• Simon Phearson

    The problem is that there are so many fights we need to be having, it makes little sense to pursue so-called “winnable fights” that are predicated upon a barely-defensible interpretation of this law that we’re already conceding out of the gate. You’re basically saying, yes, let’s all agree that this law unfairly shortchanges pedestrians – so that we can now fight back against our initial concession! Why not say, instead: no, this law doesn’t say what you’re saying it says, now do your jobs!

    How many years, and how much advocacy, will be required to get the city council to come up with some workable alternative? How many counterarguments will we have to address? There’s going to be a chorus of drivers complaining that expanding the “right of way” to include a portion of a countdown timer – presumably, this would have to be based upon a reasonable belief that one can cross in the allotted time – will result in a lot of chaos.

    And they’ll have a point. If it’s subjective like that, it’s not going to provide much protection (NYPD to tabs: he didn’t really have enough time to cross, ergo no ROW). So it seems like the best alternative is to eliminate countdowns entirely, and expand the “walk” signal instead. Of course, then you’ll get the same complaints – all of these pedestrians darting across the street against a “don’t walk” signal when cross-traffic has the green! And that starts to look more like a DOT matter, not something for the city council.

    No, no, no. This is poor legal reasoning and poor advocacy. The underlying problem here is that the DAs and NYPD don’t like the ROW law, and they’ll look for any excuse not to apply it. Changing the underlying rules in order to take away their cover isn’t going to change their interest in enforcing the law – it will just make them more blatant in their disregard. A total waste of time. We should focus attention on that basic disregard – and disrespect – for pedestrians.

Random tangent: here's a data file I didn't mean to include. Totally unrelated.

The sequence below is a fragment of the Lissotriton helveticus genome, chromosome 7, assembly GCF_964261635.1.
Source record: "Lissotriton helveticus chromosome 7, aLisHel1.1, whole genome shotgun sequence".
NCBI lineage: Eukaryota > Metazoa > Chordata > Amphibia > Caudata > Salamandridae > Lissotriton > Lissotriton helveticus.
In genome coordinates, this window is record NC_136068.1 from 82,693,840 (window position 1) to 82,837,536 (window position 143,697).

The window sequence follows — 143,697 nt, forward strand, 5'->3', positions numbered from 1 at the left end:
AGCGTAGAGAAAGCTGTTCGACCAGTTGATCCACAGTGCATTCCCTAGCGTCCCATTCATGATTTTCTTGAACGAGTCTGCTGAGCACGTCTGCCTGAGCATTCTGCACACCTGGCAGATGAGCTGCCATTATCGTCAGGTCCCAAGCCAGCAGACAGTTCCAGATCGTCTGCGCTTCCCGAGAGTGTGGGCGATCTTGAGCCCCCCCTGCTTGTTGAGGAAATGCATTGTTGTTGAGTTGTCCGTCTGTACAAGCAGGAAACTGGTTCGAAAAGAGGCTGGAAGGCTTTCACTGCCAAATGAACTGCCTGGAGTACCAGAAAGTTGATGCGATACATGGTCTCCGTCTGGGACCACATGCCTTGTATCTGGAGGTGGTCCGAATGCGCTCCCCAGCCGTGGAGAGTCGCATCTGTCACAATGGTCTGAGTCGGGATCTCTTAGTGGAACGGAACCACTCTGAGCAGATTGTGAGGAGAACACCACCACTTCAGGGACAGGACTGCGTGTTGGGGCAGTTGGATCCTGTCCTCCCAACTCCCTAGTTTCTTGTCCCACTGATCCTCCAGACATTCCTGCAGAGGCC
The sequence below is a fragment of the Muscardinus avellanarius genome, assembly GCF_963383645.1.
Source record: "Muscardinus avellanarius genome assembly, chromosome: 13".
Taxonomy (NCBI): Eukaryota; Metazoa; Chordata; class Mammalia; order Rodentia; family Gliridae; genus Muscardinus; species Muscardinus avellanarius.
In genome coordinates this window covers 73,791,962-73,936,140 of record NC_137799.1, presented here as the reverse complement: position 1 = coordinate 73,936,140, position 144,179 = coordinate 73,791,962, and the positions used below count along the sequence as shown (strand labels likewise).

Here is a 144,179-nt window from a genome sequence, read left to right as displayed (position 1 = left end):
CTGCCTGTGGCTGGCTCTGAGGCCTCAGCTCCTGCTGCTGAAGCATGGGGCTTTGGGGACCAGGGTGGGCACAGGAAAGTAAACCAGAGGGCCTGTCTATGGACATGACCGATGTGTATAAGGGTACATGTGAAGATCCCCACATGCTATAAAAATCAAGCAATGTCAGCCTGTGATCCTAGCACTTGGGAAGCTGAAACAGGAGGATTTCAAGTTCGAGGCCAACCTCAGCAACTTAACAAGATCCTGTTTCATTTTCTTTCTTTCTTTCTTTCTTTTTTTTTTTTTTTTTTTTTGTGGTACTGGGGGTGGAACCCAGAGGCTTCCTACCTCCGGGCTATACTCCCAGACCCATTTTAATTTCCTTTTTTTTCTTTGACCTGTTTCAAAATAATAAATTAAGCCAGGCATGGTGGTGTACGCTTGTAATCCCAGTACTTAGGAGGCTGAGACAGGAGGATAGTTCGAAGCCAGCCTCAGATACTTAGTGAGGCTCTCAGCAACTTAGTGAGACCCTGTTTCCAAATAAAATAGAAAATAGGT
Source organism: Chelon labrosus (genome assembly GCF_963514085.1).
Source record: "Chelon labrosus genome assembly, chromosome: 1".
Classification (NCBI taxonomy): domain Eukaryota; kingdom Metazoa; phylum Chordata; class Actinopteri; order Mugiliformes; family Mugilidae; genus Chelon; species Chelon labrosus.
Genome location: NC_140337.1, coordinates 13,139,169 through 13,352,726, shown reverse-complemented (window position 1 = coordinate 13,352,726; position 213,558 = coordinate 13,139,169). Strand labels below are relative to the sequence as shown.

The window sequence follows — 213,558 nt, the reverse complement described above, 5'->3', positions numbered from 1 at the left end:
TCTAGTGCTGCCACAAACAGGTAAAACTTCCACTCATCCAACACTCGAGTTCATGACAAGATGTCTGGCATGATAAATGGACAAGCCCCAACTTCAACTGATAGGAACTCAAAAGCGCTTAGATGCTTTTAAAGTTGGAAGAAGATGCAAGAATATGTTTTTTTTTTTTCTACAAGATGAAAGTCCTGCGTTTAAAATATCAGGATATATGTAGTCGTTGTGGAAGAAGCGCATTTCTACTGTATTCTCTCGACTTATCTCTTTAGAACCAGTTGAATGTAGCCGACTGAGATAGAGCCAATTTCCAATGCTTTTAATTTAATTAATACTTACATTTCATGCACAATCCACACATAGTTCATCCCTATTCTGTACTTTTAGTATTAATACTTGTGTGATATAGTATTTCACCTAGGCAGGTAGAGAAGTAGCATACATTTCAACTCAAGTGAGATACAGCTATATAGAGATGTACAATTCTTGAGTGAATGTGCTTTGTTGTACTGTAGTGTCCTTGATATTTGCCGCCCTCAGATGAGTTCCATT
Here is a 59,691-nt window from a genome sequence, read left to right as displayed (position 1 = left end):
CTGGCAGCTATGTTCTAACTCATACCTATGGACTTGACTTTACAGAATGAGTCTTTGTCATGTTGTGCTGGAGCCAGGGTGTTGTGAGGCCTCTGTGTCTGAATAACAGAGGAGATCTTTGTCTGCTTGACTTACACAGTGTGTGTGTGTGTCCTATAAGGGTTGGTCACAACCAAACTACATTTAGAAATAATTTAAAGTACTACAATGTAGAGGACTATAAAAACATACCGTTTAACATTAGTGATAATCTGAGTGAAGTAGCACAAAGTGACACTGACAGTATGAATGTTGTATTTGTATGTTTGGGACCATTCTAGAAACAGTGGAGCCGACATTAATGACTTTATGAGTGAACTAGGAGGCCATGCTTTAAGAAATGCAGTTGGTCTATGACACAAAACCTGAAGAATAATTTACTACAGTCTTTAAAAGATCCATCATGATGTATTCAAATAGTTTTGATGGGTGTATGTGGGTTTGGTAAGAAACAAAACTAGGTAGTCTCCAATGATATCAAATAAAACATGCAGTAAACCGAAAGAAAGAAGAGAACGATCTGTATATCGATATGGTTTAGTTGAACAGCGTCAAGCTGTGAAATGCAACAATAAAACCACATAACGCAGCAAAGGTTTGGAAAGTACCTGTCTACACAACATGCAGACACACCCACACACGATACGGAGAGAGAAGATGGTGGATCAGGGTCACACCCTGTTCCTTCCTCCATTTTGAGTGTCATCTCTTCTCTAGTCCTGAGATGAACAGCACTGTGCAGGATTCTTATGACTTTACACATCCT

• If this is a city rule that can be re-written, we should push for some language that not only fixes it, but give pedestrians even more protection. I’m not sure what that would be but let’s go all out if/when they re-write it.

  • SteveVaccaro

    To fully appreciate the absurdity of this rule, consider a pedestrian crossing a wide road (like Atlantic) who makes it, say, one out of three lanes past the median when the light starts flashing red. The rule requires that person to turn tail and head back to the median–creating a huge risk of a collision with a turning driver who may well have assumed that there was room to turn behind the pedestrian and not expecting the sudden about-face. Of course, that pedestrian *would* have the right of way…small comfort along with broken bones (or worse).

  • D’BlahZero

    Can the signals be reprogrammed to show the white walk signal when the countdown starts? The red hand could start flashing at 5 or 10 seconds to go. Many signals seem to indicate walk for 25 second countdowns.

  • Joe R.

    Besides that, would a person really want to stand in a narrow median for one light cycle as cars zoom by on both sides at 50 or 60 mph? I know I wouldn’t. Once or twice I get stuck on a median crossing Queens Boulevard. The experience was so unpleasant I now either run across so I can make it in one light cycle, or if available use the subway to cross over instead.

  • Joe R.

    If it were up to me the law in NYC would be pedestrians in a crosswalk have the right-of-way over motor vehicles all the time, regardless of the state of the traffic cycle. While we’re at it, I would also give cyclists the same right-of-way over motor traffic but they would have to yield to crossing pedestrians. The practical result of this would be people driving 20 mph or less all the time, even when they have they green, on the fear a pedestrian or cyclist might suddenly appear in front of them.

  • Joe R.

    Honestly, I’m so sick and tired of seeing Mickey Mouse driving maneuvers like that. People drive nowadays like they’re playing a video game. Miss a turn or an exit, no problem, I’ll just back up, even if I’m on a highway. The fact nonsense like you saw is so prevalent these days speaks to the very poor level of driving training we have in this country. It also shows the general lack of responsibility people feel when driving. Unlike a video game, you can’t hit the reset button and start over if you crash.

  • Andres Dee